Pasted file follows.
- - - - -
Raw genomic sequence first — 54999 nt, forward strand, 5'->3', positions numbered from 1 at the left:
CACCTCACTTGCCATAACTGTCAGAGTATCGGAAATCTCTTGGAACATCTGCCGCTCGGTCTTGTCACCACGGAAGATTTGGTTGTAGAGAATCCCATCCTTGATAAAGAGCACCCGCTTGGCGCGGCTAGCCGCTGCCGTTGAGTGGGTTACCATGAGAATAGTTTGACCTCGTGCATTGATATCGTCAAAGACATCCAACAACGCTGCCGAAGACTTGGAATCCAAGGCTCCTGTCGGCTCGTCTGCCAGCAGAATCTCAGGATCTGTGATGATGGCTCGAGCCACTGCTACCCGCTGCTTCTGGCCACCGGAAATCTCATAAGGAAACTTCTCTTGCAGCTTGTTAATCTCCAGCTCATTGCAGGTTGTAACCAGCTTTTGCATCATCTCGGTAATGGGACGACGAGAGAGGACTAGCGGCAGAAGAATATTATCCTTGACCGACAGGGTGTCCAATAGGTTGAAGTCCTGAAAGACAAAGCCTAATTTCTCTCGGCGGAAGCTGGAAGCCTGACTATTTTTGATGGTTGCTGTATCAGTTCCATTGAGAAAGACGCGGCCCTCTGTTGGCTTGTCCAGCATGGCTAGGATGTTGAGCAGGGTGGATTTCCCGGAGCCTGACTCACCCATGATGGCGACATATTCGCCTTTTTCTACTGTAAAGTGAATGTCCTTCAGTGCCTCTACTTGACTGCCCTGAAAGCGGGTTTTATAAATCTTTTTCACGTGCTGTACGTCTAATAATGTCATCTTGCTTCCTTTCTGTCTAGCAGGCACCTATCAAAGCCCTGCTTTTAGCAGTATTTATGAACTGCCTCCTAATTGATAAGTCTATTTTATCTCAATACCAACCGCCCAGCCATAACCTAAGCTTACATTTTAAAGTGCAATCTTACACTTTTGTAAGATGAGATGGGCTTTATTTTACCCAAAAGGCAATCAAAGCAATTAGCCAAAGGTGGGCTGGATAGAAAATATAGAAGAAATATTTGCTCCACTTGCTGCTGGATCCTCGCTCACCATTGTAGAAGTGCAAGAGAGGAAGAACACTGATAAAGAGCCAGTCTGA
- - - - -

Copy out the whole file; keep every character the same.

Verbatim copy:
Raw genomic sequence first — 54999 nt, forward strand, 5'->3', positions numbered from 1 at the left:
CACCTCACTTGCCATAACTGTCAGAGTATCGGAAATCTCTTGGAACATCTGCCGCTCGGTCTTGTCACCACGGAAGATTTGGTTGTAGAGAATCCCATCCTTGATAAAGAGCACCCGCTTGGCGCGGCTAGCCGCTGCCGTTGAGTGGGTTACCATGAGAATAGTTTGACCTCGTGCATTGATATCGTCAAAGACATCCAACAACGCTGCCGAAGACTTGGAATCCAAGGCTCCTGTCGGCTCGTCTGCCAGCAGAATCTCAGGATCTGTGATGATGGCTCGAGCCACTGCTACCCGCTGCTTCTGGCCACCGGAAATCTCATAAGGAAACTTCTCTTGCAGCTTGTTAATCTCCAGCTCATTGCAGGTTGTAACCAGCTTTTGCATCATCTCGGTAATGGGACGACGAGAGAGGACTAGCGGCAGAAGAATATTATCCTTGACCGACAGGGTGTCCAATAGGTTGAAGTCCTGAAAGACAAAGCCTAATTTCTCTCGGCGGAAGCTGGAAGCCTGACTATTTTTGATGGTTGCTGTATCAGTTCCATTGAGAAAGACGCGGCCCTCTGTTGGCTTGTCCAGCATGGCTAGGATGTTGAGCAGGGTGGATTTCCCGGAGCCTGACTCACCCATGATGGCGACATATTCGCCTTTTTCTACTGTAAAGTGAATGTCCTTCAGTGCCTCTACTTGACTGCCCTGAAAGCGGGTTTTATAAATCTTTTTCACGTGCTGTACGTCTAATAATGTCATCTTGCTTCCTTTCTGTCTAGCAGGCACCTATCAAAGCCCTGCTTTTAGCAGTATTTATGAACTGCCTCCTAATTGATAAGTCTATTTTATCTCAATACCAACCGCCCAGCCATAACCTAAGCTTACATTTTAAAGTGCAATCTTACACTTTTGTAAGATGAGATGGGCTTTATTTTACCCAAAAGGCAATCAAAGCAATTAGCCAAAGGTGGGCTGGATAGAAAATATAGAAGAAATATTTGCTCCACTTGCTGCTGGATCCTCGCTCACCATTGTAGAAGTGCAAGAGAGGAAGAACACTGATAAAGAGCCAGTCTGA